• The secondary outcome of pain control was measured using a previously validated scale/system
  • Loss to follow-up was less than anticipated
    • Loss rate of 10% at 90 days was factored into the study’s initial power calculations.
  • The study addresses a clinically valid question and examined patient-centered outcomes (need for emergency surgery, pain control, frequency of return visits to the ED)


  • Strict inclusion criteria may limit generalizability
  • This is a non-blinded study. Although no significant difference was reported in terms of hospitalization, return visits to the ED, pain control, or recovery, the non-blinded nature of the study does introduce the potential for selection, confirmation, and/or reporting bias.
  • There is no mention of what interventions were used to achieve control of symptoms prior to enrollment and randomization. Additionally, study protocols do not account for additional medications needed/utilized for appropriate symptom control as an outpatient (such as anti-emetics, stool softeners, etc.)
  • Study patients were initially managed in the Emergency Department for up to 24 hours – far longer than would be the norm in most EDs in the United States.
  • The use of a radiographic scoring system to determine disease severity may not appropriately correlate with symptom severity nor likelihood of acute complication.


This well-powered, prospective, randomized control trial examined a cohort of patients presenting to the Emergency Department who were found to have mild, uncomplicated acute diverticulitis on CT scan. Study protocols were based on the results of previous studies, as well as current clinical guidelines. Patients were enrolled in real time by clinicians caring for them in the ED, and both the study inclusion criteria and clinical judgement of the enrolling providers assured that the patients selected were deemed appropriate for outpatient management. After being selected and screened to assure they met inclusion criteria, patients were then randomized to receive either “standard” outpatient therapy of pain medications plus antibiotics, or a course of pain medications alone. Adequacy of symptom control was assured prior to enrollment, so patients’ decisions regarding enrollment were not surreptitiously motivated by a desire to gain what they might see as a more favorable treatment. The severity of their symptoms was assessed in follow-up by colorectal surgery specialists, and the patients’ overall recovery (defined as return to normal diet, absence of symptoms, and return to normal activities) was tracked at each follow-up visit. Study participants were referred back to the Emergency Department in the event of clinical deterioration, and each patient received clear and careful instructions as to symptoms/issues that should prompt a return to emergency care. These combined protocols created an effective “fail-safe” mechanism, minimizing the risk of potential harm to the enrolled patients. Ultimately, no significant differences were found in outcomes amongst the two groups, including the need for hospitalization, the occurrence of severe complications, and recovery time.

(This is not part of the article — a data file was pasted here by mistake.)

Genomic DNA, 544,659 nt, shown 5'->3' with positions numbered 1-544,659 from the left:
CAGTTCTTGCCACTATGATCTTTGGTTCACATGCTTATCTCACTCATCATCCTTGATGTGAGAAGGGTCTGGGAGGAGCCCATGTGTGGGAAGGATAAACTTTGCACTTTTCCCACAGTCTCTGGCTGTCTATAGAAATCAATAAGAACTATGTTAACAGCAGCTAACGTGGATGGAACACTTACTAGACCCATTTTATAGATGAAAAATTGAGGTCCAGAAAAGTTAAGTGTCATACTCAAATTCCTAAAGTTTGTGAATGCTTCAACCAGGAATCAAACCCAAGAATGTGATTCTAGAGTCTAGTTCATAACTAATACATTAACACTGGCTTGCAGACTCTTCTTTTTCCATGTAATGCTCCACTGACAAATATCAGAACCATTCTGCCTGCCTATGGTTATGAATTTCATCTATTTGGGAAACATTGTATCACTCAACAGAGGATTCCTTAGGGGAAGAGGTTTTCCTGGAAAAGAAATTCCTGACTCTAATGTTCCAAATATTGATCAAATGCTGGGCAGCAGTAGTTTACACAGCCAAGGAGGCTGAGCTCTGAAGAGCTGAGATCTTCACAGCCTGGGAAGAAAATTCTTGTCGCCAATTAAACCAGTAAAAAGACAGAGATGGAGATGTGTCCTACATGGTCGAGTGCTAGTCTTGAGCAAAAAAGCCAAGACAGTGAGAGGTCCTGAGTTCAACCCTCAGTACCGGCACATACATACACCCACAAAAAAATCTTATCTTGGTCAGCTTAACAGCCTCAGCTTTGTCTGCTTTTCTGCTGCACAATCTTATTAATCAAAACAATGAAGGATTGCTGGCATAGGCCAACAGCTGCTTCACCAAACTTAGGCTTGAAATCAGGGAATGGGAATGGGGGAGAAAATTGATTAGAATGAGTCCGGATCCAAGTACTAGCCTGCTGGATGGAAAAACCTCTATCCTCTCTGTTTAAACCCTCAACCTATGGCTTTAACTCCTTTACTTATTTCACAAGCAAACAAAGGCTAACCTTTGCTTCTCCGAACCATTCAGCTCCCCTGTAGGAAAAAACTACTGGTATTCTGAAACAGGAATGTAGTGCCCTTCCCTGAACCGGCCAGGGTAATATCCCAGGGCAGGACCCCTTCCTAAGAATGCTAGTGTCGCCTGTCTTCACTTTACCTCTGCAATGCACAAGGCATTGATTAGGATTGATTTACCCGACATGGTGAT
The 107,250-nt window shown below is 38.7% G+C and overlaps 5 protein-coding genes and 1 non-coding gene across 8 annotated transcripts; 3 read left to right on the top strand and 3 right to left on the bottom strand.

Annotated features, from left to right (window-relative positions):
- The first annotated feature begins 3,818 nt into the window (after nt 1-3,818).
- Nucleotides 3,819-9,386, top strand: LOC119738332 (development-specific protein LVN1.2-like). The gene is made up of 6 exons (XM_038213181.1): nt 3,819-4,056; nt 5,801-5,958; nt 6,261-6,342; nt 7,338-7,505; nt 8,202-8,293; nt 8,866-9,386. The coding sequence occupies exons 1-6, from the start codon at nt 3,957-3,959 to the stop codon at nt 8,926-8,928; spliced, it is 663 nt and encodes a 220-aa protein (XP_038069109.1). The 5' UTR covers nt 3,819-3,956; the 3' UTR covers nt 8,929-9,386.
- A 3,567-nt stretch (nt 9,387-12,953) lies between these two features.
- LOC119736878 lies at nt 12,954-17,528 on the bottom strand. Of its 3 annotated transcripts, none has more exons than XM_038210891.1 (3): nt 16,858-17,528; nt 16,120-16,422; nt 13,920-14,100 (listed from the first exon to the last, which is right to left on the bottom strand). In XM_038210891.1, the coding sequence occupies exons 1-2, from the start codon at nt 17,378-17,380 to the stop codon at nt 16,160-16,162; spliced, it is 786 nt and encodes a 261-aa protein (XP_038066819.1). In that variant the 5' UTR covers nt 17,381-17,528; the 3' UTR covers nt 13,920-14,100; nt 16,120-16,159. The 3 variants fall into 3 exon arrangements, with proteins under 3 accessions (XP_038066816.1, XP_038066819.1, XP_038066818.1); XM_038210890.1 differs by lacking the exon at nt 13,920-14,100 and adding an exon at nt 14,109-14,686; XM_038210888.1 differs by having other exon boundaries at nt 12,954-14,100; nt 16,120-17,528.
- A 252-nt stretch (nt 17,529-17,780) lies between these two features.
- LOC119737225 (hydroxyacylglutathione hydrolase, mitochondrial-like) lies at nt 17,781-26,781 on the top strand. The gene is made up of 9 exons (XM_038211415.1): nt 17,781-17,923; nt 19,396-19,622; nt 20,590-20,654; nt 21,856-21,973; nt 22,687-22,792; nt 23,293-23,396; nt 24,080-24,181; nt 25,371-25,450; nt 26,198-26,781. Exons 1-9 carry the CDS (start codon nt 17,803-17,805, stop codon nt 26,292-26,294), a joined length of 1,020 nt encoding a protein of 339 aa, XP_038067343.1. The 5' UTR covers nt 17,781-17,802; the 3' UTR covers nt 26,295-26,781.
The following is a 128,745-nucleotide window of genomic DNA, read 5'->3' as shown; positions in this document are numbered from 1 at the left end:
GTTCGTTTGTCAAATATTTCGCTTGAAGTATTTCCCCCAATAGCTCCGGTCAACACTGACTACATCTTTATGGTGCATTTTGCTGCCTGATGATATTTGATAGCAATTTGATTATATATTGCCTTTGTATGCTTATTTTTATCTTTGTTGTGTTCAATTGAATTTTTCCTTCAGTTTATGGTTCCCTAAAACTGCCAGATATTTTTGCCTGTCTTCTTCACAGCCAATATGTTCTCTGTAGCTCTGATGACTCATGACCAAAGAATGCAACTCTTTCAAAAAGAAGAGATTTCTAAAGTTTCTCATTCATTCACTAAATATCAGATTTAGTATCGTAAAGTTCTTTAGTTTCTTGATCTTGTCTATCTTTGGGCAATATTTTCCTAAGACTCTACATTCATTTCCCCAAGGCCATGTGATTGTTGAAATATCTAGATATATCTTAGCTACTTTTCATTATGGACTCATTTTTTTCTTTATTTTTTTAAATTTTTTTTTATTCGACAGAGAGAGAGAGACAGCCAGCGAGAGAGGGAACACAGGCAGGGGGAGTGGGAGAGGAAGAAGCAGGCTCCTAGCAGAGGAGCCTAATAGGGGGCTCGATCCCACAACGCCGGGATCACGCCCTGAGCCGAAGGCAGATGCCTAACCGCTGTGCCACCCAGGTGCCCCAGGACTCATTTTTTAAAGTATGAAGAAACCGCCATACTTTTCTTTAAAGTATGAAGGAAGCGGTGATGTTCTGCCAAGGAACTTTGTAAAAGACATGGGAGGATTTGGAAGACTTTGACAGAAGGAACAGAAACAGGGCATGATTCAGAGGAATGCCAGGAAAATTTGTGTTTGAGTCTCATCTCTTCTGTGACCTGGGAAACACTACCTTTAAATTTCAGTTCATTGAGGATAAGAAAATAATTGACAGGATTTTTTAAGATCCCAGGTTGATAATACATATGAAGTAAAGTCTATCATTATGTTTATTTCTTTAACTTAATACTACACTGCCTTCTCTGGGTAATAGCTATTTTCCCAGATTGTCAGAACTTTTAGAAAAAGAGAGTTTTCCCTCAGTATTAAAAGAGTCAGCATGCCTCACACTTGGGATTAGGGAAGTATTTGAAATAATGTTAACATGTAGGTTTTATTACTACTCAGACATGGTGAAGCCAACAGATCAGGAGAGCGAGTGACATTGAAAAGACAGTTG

By far, the most commonly levied criticism of this study – and perhaps its greatest weakness – lies in its extremely strict inclusion criteria. Although the full impact is uncertain, this study’s exclusion of a significant number of patients seems likely to both introduce selection bias and to limit its generalizability. While the published baseline demographic data were similar for both study groups, it is worth noting that as a whole this study looked at younger (average age = 57 for antibiotic group, 59 for non-antibiotic group), otherwise healthy persons suffering from mild cases of acute diverticulitis. Despite the potential impact on its generalizability, however, It is unclear as to whether or not the study’s limited inclusion criteria actually impacts the applicability of its conclusions – as older, sicker, and/or more complicated patients would seem unlikely to be deemed appropriate for outpatient management and discharge from the Emergency Department.